Trib. Milano n. 418 del 02.07.2007
From the ninth
edition of the course
- daily update -
For the participants on the DigiTraining Plus course, today, 31 August, will be a full day, spent on the move. The first stop is Zeist, where Paul Huis in 't' Veld will be guiding participants in their discovery of Gofilex, a non-profit organization which cooperates with the Dutch distributors’ and exhibitors’ associations (NVB and NVF) and for 35 years has been providing the Netherlands cinema industry with delivery services and audiovisual content. Originally dealing with film, 35mm has now made way for the distribution of digital files by cable.
From Zeist the group will be moving on to Houten to visit CineLounge, opened in 2010, which combines avant-garde technology - it was the first cinema in the Netherlands to be 100% digitalized - with the typically Dutch tradition of the small theatre with bar, where waiters serve spectators with food and drinks to enjoy during screening.
The entire afternoon will be devoted to the third destination in the programme: the Sound and Vision Institute, one of the biggest European audiovisual archives, founded in June 1997 and situated inside the Hilversum Media Park. The striking façade, luminous and colourful, like a modern cathedral - the work of the graphic designer Jaap Drupsteen - consists of a mosaic of images drawn from the archives themselves and made out of glass, which reflect in the waters of the outside pool, in a fascinating play of reflections.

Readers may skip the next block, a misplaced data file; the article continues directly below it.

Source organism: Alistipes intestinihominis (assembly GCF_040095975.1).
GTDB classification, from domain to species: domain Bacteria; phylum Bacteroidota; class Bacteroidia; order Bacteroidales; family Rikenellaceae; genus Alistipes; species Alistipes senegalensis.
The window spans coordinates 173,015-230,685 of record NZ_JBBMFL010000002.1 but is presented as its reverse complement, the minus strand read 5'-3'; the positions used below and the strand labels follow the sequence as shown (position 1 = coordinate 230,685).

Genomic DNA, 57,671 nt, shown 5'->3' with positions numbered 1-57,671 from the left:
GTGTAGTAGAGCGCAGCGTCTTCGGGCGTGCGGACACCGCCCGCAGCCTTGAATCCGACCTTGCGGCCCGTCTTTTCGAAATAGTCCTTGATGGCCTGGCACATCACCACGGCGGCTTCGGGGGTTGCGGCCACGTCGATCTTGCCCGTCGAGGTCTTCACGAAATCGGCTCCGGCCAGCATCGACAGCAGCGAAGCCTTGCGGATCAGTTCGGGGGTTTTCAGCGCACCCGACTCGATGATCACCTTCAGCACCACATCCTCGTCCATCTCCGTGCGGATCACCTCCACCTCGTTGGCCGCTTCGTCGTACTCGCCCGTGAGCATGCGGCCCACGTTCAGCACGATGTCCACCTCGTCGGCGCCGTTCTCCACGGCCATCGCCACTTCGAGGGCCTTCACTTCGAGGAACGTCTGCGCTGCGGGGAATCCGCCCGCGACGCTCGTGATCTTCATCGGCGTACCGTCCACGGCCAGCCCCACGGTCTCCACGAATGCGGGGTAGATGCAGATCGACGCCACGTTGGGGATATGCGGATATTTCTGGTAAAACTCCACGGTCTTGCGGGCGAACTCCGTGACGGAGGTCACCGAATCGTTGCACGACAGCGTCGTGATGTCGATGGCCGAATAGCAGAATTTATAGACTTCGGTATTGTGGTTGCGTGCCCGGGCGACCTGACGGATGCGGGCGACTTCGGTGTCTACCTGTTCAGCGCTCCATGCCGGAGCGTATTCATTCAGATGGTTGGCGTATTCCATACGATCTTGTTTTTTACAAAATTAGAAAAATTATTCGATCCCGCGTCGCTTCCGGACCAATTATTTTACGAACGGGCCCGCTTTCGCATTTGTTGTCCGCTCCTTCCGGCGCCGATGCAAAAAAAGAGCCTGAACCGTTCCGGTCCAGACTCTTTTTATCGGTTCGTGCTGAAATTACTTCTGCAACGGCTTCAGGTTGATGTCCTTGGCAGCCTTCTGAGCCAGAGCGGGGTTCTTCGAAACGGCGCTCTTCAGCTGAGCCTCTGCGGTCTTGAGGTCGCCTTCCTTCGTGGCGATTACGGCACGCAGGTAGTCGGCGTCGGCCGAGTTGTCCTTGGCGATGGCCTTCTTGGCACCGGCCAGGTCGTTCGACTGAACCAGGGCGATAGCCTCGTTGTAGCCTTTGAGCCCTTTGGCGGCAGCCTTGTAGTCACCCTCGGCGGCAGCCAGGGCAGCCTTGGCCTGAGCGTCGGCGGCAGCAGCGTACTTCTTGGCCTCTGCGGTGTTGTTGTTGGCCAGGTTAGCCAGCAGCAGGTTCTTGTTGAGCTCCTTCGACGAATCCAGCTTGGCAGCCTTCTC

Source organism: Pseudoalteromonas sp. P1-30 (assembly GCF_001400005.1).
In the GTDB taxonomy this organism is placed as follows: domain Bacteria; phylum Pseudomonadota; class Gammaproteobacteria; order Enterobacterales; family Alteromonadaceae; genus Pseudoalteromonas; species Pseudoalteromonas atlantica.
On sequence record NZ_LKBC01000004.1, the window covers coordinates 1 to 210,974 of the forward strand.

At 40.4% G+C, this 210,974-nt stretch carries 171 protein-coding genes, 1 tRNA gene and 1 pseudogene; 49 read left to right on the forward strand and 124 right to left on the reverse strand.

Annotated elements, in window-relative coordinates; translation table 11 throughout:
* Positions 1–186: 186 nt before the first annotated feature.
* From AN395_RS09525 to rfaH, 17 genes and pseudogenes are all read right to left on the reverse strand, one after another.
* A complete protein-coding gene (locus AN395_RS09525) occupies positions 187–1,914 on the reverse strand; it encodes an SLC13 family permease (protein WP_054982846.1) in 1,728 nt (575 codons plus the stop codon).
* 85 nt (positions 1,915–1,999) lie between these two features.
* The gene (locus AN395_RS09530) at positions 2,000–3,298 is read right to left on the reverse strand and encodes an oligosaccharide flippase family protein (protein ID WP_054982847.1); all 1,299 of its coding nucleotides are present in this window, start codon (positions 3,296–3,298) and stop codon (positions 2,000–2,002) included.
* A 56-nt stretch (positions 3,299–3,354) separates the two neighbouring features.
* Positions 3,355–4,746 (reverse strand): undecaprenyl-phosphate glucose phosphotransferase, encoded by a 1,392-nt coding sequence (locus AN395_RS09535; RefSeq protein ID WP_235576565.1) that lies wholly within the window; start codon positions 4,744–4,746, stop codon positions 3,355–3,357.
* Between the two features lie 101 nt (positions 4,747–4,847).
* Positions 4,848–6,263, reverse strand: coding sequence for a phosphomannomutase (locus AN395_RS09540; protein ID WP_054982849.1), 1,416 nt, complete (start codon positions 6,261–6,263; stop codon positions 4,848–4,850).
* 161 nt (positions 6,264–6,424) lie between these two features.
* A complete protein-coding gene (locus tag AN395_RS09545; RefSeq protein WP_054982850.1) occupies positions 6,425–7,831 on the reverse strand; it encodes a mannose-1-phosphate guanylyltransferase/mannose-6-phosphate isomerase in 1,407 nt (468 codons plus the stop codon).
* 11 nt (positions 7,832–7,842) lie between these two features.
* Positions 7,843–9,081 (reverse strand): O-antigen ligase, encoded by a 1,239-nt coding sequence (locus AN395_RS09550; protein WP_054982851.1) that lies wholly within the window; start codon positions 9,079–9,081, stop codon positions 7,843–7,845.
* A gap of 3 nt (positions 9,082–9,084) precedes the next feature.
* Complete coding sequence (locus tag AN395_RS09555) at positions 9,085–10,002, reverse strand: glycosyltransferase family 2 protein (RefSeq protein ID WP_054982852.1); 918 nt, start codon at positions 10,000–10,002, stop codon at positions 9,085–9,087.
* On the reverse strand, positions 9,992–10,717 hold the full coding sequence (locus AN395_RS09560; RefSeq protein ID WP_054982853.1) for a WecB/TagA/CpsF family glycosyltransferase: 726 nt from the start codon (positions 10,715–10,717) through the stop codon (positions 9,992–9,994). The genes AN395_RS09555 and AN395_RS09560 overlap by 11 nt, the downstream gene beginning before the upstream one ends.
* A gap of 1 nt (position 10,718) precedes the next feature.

Geert Wissink, project manager of the Sound and Vision Institute, in collaboration with Eveline Ferwerda of Cinema Digitaal, will outline the work of conserving and making the best of the heritage conserved inside the institute. Thijs van Exel of Knowledge Land will instead be presenting Images for the Future, the project launched in 2007 in collaboration with the EYE Film Institute Netherlands, the National Archive and the Knowledge Land foundation. The objective: to preserve and digitalize 91,183 hours of video, 22,086 hours of film, 98,734 hours of audio material and 2.5 million photographs by 2014.
Divided in small groups, the participants will visit the archives, which contain a collection of over 750,000 hours of television and radio programmes, music and film from 1898 up to the present, as well as the laboratory where the digitalization process is carried out, allowing the materials to be preserved for access today and handing them down to the spectators of tomorrow.
and the sponsorship of